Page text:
Gaussian gravitational constant
The Gaussian gravitational constant (symbol k) is a fixed, empirical number which relates the period of an orbit to the total mass of the orbiting bodies and their distance apart, first proposed by Carl Friedrich Gauss in his 1809 work Theoria Motus Corporum Coelestium in Sectionibus Conicis Solem Ambientum ("Theory of the Motion of the Heavenly Bodies Moving about the Sun in Conic Sections").
Gauss' constant was formerly used in celestial mechanics theory in preference to G, Newton's gravitational constant. It was officially a defining constant of Solar system mechanics from 1964 until 2012.
Isaac Newton was primarily concerned with the laws of force, that is, what the forces between matter were and how they would cause the planets to orbit as they do. His 1687 formulation of the law of universal gravitation thus included a constant, G, which was convenient for that investigation—one which quantified the relatively weak gravitational force between masses. Such weak forces were difficult to measure with any accuracy; indeed Henry Cavendish's (indirect) first measurement was published only in 1798, just a few years before Gauss' work.
Gauss developed a method of calculating the orbit of a body from observations and hence needed an accurate and easily derived gravitational constant suitable for Solar System celestial mechanics on an astronomical scale. In formulating it, he specified distance in astronomical units (approximately the radius of Earth's orbit). Orbital period was specified in days, and mass in Solar masses. The result was roughly equal to the mean angular motion of Earth in its orbit around the Sun. In early celestial mechanics, comparative measurements, such as the size of an orbit versus Earth's orbit, or the mass of a body versus the Sun's mass, were easier to make and known more accurately than the same values in standard units—for instance, kilometers or kilograms. For these reasons, k was more appropriate for theoretical work.
Role as a defining constant of Solar System dynamics
In the late nineteenth century, Simon Newcomb undertook the enormous task of calculating the fundamental constants of astronomy from the accurate observations of numerous observatories over many decades, a work which occupied him and his associates for more than 20 years. He used Gauss' gravitational constant throughout his work as one of these constants, and stated so in his Tables of the Sun in 1898,
The adopted value of the Gaussian constant is that of Gauss himself, namely:
Newcomb's work was widely accepted as the best then available and his values of the constants were incorporated into a great quantity of astronomical research. Because of this, it became difficult to separate the constants from the research; new values of the constants would, at least partially, invalidate a large body of work. Hence, after the formation of the International Astronomical Union in 1919 certain constants came to be gradually acceptancedas "fundamental": defining constants from which all others were derived. In 1938, the VIth General Assembly of the IAU declared,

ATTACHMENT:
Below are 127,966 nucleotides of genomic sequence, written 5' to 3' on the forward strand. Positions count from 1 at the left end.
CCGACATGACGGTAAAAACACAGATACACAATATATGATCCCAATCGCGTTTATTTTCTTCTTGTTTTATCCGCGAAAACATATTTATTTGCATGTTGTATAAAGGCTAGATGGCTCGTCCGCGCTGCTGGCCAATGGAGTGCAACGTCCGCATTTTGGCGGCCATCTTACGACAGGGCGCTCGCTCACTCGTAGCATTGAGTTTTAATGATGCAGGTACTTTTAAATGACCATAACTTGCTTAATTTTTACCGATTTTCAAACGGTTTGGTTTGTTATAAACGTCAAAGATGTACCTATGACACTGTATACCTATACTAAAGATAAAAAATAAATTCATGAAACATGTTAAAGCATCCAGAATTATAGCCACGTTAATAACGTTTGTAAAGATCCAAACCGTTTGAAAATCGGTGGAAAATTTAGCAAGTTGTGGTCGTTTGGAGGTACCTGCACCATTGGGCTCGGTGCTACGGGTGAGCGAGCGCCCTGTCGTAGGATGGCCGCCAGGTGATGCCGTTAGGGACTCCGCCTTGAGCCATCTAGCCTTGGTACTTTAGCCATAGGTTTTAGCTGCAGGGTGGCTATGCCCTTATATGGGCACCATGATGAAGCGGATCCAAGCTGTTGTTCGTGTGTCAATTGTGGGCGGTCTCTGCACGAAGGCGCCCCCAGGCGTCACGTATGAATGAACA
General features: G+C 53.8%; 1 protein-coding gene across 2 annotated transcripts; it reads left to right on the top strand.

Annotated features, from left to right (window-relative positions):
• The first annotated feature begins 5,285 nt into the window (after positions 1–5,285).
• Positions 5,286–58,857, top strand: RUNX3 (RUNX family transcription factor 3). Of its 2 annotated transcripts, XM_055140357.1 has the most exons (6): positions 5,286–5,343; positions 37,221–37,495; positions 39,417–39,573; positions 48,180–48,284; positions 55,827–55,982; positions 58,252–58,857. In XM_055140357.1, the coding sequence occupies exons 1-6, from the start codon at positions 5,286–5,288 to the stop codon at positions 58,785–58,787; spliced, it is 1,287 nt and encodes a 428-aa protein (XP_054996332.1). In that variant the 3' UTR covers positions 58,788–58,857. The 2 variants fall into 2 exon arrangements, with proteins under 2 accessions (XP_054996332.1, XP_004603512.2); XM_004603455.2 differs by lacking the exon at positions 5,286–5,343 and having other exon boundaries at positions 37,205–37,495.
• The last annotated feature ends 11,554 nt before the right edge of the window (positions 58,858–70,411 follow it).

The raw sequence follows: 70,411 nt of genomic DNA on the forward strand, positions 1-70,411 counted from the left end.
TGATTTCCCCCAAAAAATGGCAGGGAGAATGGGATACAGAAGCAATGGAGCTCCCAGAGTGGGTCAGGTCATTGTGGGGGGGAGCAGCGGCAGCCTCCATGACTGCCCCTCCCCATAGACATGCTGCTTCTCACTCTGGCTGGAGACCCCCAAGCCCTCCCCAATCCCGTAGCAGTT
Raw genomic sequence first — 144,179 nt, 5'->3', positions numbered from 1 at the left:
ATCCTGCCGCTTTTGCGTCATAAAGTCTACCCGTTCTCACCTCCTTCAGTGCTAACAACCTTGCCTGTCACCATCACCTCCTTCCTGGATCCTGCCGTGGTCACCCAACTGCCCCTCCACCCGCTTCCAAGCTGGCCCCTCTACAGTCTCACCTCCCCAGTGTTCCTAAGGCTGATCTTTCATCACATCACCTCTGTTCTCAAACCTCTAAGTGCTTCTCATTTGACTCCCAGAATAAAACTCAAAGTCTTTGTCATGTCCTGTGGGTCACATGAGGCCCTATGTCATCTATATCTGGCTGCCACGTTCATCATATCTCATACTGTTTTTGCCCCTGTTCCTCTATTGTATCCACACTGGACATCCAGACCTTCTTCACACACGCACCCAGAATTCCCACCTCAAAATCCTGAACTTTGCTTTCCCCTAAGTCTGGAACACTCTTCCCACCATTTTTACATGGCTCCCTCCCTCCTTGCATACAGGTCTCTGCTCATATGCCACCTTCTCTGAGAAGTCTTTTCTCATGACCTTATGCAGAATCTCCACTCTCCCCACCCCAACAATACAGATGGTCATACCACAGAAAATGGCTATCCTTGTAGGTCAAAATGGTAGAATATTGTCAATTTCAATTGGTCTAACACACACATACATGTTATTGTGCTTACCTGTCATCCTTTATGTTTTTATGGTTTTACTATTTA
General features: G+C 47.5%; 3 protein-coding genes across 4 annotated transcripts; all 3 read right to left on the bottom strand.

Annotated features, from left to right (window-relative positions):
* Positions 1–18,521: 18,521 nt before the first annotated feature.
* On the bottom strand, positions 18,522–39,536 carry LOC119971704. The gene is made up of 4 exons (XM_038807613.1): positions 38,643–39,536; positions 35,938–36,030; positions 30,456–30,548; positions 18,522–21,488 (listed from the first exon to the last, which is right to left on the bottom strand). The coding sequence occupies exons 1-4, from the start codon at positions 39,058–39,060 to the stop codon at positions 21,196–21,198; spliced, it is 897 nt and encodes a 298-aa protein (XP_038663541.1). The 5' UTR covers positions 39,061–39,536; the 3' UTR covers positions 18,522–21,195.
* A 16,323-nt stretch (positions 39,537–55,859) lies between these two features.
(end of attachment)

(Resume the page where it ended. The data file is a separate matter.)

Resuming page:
We adopt for the constant of Gauss, the valuek = 0.01720 20989 50000
However, no further effort toward establishing a set of constants was forthcoming until 1950. An IAU Symposium on the system of constants was held at Paris in 1963, partially in response to recent developments in space exploration. The attendees finally decided at that time to establish a consistent set of constants. Resolution 1 stated that
The new system shall be defined by a non-redundant set of fundamental constants, and by explicit relations between these and the constants derived from them.
Resolution 4 recommended
that the working group shall treat the following quantities as fundamental constants (in the sense of Resolution No. 1).
Included in the list of fundamental constants was
The gaussian constant of gravitation, as defined by the VIth General Assembly of the I.A.U. in 1938, having the value 0.017202098950000.
These resolutions were taken up by a working group of the IAU, who in their report recommended two defining constants, one of which was
For the first time, the Gaussian constant's role in the scale of the Solar System was officially recognized. The working group's recommendations were accepted at the XIIth General Assembly of the IAU at Hamburg, Germany in 1964.
Definition of the astronomical unit
Gauss intended his constant to be defined using a mean distance of Earth from the Sun of 1 astronomical unit precisely. With the acceptance of the 1964 resolutions, the IAU, in effect, did the opposite: defined the constant as fundamental, and the astronomical unit as derived, the other variables in the definition being already fixed: mass (of the Sun), and time (the day of 86400 seconds). This transferred the uncertainty from the gravitational constant to an uncertainty in the mean distance of Earth from the Sun, which was no longer exactly one a.u. The Earth's mean distance became an observed, rather than a defined, fixed quantity.
The astronomical unit of length is that length (A) for which the Gaussian gravitational constant (k) takes the value 0.017 202 098 95 when the units of measurement are the astronomical units of length, mass and time. The dimensions of k2 are those of the constant of gravitation (G), i.e., L3M−1T−2. The term "unit distance" is also used for the length (A).
From this definition, the mean distance of Earth from the Sun works out to 1.00000003 a.u., but with perturbations by the other planets, which do not average to zero over time, the average distance is 1.0000002 a.u.